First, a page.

Murray County, Ga., officials arrest critically injured murder suspect after standoffRead more
Two days after allegedly killing his wife, Oliver Scott Cannon remains in a Chattanooga hospital with a self-inflicted gunshot wound.
Murray County, Ga., Chief Deputy Brian Ingle said the sheriff's office has received reports that Cannon, 57, will likely survive. If he does, he will face a murder charge.
Ingle said Cannon met his wife, Johnnie Shoemaker Cannon, in the driveway of a home at the corner of Leonard Bridge Road and Highland Way in Chatsworth around 10 a.m. Monday. Neighbors reported he yelled at her. Ingle said investigators believe Cannon fatally shot his wife in the chest with a 9 mm and drove away.
Ingle said the two were separated, but he doesn't know the history of the dispute. Neither filed for divorce, according to Murray County Superior Court records. There are are no court filings of violent crimes involving either person. Ingle said Johnnie Cannon, 56, was staying in Clinton, Tenn., with friends from the local Church of God.
The shooting occurred within one mile of Spring Place and Coker elementary schools, and Murray County Superintendent Eric McFee put the buildings on lockdown.
Meanwhile, two deputies found Oliver Scott Cannon's black Chevrolet pickup in front of the family's mobile home in the 100 block of Holly Creek Drive, about six miles south of the crime scene.
Ingle said officers surrounded the home: four from the Chatsworth police, about seven from the sheriff's office and others from the Georgia State Patrol. A family member talked to Cannon on the phone. He allegedly said he had extra ammunition in the mobile home.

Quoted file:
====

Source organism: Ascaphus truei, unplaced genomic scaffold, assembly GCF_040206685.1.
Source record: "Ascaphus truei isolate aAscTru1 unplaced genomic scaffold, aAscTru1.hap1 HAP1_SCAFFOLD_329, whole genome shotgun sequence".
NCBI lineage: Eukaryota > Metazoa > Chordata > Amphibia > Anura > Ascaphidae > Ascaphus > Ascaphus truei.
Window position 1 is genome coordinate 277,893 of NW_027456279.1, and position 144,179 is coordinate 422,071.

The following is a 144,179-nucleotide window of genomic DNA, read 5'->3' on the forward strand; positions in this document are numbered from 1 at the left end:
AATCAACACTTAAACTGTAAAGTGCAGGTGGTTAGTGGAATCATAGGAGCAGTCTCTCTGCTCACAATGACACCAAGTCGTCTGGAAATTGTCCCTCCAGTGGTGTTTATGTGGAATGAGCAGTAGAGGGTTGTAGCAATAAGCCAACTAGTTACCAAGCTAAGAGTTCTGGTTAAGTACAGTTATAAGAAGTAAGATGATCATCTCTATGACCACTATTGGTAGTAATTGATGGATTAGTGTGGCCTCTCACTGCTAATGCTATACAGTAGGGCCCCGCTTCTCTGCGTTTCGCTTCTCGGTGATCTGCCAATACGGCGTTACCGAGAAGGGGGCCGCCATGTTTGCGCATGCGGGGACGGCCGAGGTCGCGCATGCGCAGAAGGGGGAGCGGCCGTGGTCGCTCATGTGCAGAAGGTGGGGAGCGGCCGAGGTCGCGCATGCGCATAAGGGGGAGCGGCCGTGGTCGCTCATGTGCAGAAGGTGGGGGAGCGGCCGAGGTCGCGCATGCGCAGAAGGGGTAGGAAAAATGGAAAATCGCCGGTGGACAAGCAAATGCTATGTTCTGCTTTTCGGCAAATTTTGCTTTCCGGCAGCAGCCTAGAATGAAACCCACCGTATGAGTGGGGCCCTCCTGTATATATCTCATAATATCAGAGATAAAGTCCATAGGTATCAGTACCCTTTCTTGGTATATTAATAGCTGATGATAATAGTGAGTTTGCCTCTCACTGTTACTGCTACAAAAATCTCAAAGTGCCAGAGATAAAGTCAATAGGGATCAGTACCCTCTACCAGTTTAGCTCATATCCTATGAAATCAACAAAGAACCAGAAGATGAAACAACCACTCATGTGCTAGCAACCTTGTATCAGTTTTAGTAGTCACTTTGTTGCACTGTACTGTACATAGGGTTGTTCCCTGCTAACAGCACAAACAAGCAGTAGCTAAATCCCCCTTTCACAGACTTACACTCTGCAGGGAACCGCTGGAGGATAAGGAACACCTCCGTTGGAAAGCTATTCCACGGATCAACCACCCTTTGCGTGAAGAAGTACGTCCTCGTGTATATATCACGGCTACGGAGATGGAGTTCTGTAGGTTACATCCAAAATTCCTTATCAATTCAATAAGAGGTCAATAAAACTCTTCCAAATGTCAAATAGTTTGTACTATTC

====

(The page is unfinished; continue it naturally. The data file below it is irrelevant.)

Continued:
"He was very adamant that he was not going to come out," Ingle said. "There were some comments made that he wouldn't surrender, that we would have to kill him."
Through a loudspeaker, a Chatsworth police negotiator tried to convince Cannon to come out, telling him that holing up in the trailer or fighting back was only going to make the day worse for everyone. After 60 to 90 minutes, Ingle said, the state patrol's SWAT unit arrived in armored trucks and Humvees.
Another negotiator tried to talk to him, Ingle said, but Cannon stayed inside. Finally, officers shot cans of tear gas into the mobile home. Ingle said the officers waited a couple moments between shots, but Cannon did not emerge.
Then, Ingle said, officers heard a gunshot, followed by a thud. They thought he fell to the ground, dead. But about two minutes later, he opened the door and struggled out.
"We were actually a little bit surprised," Ingle said.
The chief declined to comment about how Scott Cannon looked. But Ingle said he shot himself in the chin, with the barrel pointed up. The bullet appeared to cut through his jaw, exiting out either an upper cheek or his nostrils.
Contact staff writer Tyler Jett at 423-757-6476 or email@example.com. Follow him on Twitter @LetsJett.
This story was updated Sept. 26 at 11:59 p.m. with more information.